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WITCHCRAFT THROUGH THE AGES
By JACK STEVENSON (FAB Press; 2006) 

This heavily illustrated 127-page volume is the first-ever English language book devoted to the making and reception of Benjamin Christensen’s 1922 classic HAXAN, a.k.a. WITCHCRAFT THROUGH THE AGES, apparently “The World’s Strangest Film”. 

      HAXAN is definitely a bizarre piece of work, mixing documentary-esque dissertations on medieval superstition and hysteria with outrageous dramatizations of same.  Among the film’s still-unsurpassed highlights are graphic depictions of torture, blasphemy and a prolonged scene of witches lining up to kiss the ass of the Devil (played by the filmmaker). 

      Needless to add, the film's outrages were unprecedented in 1922, and caused quite a stir.  Author Jack Stevenson covers the entire furor in these pages, including the eight thousand Catholic women who protested HAXAN in Paris and the commentators in the film’s native Denmark who denounced it as exploitive and immoral (although the Danish press was apparently far more complimentary when HAXAN was re-released in 1941). 

      Regarding the film’s inception, Stevenson is quite brief, giving us a few scattered recollections from cast members (from an actress who played a nun: “That was an intense performance I was asked to give.  Only a man like Benjamin Chistensen could have persuaded me to spit on a picture of the baby Jesus...”) and speculations on how randy the filming might have been.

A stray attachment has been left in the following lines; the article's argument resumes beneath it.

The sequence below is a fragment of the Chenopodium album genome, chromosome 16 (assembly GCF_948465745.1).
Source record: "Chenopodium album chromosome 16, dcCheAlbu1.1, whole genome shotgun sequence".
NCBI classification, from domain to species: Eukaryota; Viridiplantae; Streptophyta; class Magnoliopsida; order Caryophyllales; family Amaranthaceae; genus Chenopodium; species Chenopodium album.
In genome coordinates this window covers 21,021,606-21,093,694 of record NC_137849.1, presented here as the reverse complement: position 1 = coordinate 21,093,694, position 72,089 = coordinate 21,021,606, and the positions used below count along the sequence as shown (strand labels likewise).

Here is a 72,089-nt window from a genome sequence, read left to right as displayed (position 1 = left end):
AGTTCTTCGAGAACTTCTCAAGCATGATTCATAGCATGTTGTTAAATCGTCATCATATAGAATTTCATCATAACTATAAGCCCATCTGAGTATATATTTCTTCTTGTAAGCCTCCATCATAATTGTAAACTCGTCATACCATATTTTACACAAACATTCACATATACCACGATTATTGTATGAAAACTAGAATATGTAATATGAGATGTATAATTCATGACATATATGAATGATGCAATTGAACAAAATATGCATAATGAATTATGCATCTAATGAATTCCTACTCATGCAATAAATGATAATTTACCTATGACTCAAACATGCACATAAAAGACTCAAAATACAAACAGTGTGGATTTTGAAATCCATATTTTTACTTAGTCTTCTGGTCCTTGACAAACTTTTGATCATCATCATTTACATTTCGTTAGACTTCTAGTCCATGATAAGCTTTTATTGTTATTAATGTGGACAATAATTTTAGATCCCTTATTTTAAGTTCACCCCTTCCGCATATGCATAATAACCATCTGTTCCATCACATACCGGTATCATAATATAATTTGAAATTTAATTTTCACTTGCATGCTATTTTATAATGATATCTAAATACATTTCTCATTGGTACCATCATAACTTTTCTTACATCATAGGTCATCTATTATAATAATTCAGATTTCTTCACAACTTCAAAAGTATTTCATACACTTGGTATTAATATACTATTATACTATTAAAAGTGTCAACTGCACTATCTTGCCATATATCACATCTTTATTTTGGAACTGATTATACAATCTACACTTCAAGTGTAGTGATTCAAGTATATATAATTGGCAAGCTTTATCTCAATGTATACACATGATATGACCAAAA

If this book proves anything it’s that, quite simply, very little is known about HAXAN or its shadowy creator.  This is particularly evident in the biographical portions detailing Christensen’s career before and after the film in question, which are unsatisfying, packed as they are with unanswered questions.  It doesn’t help that most of Christensen’s other films are now lost, or that outside this book just one volume, a slim Danish language study, exists on Christensen.  There’s also the fact that this filmmaker was a true Man of Mystery who, as Stevenson makes clear in his introduction, “wouldn’t have had it any other way." 

      In the final analysis the production of HAXAN and the life of its writer-director remain largely obscure, which seems curiously appropriate.  This book may be inconclusive, but it’s also very likely the most authoritative account we’re ever going to get on this profoundly mysterious film.
 

     

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